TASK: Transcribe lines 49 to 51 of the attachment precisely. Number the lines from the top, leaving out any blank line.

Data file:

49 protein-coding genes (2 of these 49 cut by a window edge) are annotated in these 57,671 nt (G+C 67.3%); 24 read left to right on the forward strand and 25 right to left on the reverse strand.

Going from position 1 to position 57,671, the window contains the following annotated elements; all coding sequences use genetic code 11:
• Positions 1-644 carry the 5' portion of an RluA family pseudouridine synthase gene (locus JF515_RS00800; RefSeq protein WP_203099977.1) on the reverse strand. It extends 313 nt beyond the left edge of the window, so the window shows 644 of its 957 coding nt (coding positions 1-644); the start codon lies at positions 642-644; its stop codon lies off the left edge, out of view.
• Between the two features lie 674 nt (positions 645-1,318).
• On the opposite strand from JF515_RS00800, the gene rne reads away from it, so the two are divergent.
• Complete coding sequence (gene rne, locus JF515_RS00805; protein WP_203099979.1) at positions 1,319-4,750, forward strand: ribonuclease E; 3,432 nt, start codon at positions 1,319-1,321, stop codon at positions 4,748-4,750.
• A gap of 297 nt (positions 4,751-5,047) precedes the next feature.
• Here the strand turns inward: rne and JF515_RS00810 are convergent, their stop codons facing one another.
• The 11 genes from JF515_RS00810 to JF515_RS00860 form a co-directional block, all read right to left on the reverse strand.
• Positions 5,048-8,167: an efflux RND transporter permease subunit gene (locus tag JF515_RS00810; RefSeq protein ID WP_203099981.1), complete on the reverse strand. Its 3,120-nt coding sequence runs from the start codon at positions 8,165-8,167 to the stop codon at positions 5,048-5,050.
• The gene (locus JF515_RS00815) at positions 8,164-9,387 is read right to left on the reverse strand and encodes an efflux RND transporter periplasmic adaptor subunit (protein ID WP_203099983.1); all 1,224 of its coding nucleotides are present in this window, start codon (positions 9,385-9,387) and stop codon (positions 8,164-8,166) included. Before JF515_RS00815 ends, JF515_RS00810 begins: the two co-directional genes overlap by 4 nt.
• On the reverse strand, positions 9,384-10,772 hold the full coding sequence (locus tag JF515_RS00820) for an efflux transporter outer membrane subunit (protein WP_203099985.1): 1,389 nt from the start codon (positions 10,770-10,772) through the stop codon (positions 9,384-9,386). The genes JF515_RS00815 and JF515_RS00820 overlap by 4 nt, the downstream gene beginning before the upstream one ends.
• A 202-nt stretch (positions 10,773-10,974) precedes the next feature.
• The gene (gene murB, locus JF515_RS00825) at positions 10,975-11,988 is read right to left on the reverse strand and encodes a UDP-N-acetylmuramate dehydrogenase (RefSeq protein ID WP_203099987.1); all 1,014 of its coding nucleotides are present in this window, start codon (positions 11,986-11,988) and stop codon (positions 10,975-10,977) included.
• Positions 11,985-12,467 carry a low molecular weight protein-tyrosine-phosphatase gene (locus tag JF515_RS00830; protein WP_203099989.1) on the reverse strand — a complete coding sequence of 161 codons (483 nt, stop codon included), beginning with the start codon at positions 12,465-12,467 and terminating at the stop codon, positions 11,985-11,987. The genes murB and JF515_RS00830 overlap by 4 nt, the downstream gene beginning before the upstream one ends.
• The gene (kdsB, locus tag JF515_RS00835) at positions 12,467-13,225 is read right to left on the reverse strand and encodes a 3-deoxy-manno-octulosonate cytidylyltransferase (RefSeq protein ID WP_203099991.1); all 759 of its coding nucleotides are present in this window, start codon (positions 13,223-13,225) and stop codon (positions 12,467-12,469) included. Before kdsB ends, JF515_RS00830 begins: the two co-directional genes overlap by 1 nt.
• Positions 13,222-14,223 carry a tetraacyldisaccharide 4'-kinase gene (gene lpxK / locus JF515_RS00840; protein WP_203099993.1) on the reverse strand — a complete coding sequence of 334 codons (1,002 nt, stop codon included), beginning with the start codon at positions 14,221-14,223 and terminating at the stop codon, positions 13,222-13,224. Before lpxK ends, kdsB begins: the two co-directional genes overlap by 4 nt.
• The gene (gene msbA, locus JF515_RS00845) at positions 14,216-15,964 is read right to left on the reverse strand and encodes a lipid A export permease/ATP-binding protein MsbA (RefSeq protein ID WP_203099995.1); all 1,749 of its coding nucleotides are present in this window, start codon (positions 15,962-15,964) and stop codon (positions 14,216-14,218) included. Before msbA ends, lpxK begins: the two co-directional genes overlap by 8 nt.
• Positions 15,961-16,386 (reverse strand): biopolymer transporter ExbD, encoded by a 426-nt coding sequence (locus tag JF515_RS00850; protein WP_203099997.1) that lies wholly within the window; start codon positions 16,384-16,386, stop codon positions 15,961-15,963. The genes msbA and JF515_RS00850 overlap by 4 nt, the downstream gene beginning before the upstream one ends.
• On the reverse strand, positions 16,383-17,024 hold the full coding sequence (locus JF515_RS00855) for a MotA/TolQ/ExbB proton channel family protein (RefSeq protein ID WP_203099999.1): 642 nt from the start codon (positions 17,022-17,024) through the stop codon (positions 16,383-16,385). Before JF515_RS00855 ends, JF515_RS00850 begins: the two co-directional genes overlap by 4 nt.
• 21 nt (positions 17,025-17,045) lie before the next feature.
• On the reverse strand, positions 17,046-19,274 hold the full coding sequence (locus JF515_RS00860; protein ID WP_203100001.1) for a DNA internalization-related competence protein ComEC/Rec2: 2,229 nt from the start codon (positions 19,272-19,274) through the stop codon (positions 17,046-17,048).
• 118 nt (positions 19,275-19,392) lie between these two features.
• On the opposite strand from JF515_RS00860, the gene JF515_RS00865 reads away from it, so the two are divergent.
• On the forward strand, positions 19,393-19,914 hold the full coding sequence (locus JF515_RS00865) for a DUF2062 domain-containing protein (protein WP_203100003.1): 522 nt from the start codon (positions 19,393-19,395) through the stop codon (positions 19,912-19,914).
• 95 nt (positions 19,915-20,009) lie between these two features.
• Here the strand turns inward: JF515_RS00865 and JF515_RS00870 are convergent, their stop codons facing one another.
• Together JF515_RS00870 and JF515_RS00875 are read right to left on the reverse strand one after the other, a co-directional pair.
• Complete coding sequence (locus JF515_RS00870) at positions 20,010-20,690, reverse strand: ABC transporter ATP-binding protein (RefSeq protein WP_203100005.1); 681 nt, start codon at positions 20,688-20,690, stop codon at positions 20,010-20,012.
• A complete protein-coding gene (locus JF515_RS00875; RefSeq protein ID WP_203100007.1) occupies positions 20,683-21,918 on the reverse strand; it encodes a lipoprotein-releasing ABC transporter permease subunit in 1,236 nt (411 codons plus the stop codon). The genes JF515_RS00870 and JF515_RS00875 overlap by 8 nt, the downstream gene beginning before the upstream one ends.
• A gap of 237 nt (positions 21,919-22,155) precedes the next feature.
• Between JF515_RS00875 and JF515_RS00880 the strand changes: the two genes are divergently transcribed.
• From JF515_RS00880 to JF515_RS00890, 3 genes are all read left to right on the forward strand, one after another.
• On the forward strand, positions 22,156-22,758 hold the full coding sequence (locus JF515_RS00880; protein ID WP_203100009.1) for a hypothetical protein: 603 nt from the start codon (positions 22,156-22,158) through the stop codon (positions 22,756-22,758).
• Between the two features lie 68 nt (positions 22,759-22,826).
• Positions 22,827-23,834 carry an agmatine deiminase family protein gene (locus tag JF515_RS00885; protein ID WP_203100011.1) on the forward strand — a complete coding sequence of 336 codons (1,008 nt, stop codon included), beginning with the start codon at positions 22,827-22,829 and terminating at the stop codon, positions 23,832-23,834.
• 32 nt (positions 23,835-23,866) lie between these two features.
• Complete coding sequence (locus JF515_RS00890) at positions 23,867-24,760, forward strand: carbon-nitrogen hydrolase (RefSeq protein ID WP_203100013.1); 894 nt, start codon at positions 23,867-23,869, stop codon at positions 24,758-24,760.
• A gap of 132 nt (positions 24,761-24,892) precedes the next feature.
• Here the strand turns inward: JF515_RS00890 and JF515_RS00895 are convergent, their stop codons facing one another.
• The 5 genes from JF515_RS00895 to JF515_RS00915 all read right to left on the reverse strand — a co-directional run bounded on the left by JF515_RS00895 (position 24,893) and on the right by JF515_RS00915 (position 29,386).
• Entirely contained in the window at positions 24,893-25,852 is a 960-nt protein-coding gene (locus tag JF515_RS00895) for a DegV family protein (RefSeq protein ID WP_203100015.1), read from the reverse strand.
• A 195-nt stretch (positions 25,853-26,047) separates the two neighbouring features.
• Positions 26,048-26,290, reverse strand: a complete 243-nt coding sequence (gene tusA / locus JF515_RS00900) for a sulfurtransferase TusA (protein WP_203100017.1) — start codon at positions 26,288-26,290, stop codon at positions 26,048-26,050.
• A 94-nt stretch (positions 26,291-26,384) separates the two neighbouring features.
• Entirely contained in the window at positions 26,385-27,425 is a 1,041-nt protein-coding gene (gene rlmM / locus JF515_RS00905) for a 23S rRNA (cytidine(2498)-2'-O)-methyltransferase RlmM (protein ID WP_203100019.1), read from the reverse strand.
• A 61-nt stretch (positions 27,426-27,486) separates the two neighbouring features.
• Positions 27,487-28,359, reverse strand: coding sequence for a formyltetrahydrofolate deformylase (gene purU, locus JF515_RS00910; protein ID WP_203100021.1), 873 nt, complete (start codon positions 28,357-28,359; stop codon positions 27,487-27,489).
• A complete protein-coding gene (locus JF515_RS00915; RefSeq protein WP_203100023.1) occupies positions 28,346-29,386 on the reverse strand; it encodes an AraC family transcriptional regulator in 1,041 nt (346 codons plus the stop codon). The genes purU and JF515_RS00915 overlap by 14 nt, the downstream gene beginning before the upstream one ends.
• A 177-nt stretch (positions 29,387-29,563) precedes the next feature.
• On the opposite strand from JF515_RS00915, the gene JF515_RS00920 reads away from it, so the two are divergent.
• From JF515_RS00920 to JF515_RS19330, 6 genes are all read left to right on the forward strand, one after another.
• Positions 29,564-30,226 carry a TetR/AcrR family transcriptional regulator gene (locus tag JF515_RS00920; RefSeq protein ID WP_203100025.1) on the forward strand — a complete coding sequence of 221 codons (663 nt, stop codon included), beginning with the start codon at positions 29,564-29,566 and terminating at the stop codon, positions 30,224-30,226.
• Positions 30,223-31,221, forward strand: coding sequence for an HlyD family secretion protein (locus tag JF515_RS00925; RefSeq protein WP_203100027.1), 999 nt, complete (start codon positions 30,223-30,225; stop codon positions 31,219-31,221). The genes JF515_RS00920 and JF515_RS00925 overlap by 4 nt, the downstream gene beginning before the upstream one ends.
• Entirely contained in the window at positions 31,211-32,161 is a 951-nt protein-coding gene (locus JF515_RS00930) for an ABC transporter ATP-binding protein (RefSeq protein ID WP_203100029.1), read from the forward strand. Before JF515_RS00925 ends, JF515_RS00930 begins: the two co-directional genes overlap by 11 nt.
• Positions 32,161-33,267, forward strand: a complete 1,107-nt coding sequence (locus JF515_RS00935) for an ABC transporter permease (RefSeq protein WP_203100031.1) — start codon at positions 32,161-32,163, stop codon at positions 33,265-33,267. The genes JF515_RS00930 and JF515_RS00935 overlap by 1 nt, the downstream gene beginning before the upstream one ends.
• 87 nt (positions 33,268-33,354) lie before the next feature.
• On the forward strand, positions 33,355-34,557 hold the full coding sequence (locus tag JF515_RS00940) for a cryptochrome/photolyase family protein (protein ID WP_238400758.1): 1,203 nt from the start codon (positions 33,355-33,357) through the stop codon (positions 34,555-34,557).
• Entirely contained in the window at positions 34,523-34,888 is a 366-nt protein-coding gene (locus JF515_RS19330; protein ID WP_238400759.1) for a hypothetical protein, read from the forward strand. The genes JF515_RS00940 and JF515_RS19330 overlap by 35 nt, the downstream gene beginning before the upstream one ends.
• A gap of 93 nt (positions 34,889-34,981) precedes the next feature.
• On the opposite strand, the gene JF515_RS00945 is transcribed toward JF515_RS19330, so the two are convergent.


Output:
• A complete protein-coding gene (locus JF515_RS00915; RefSeq protein WP_203100023.1) occupies positions 28,346-29,386 on the reverse strand; it encodes an AraC family transcriptional regulator in 1,041 nt (346 codons plus the stop codon). The genes purU and JF515_RS00915 overlap by 14 nt, the downstream gene beginning before the upstream one ends.
• A 177-nt stretch (positions 29,387-29,563) precedes the next feature.
• On the opposite strand from JF515_RS00915, the gene JF515_RS00920 reads away from it, so the two are divergent.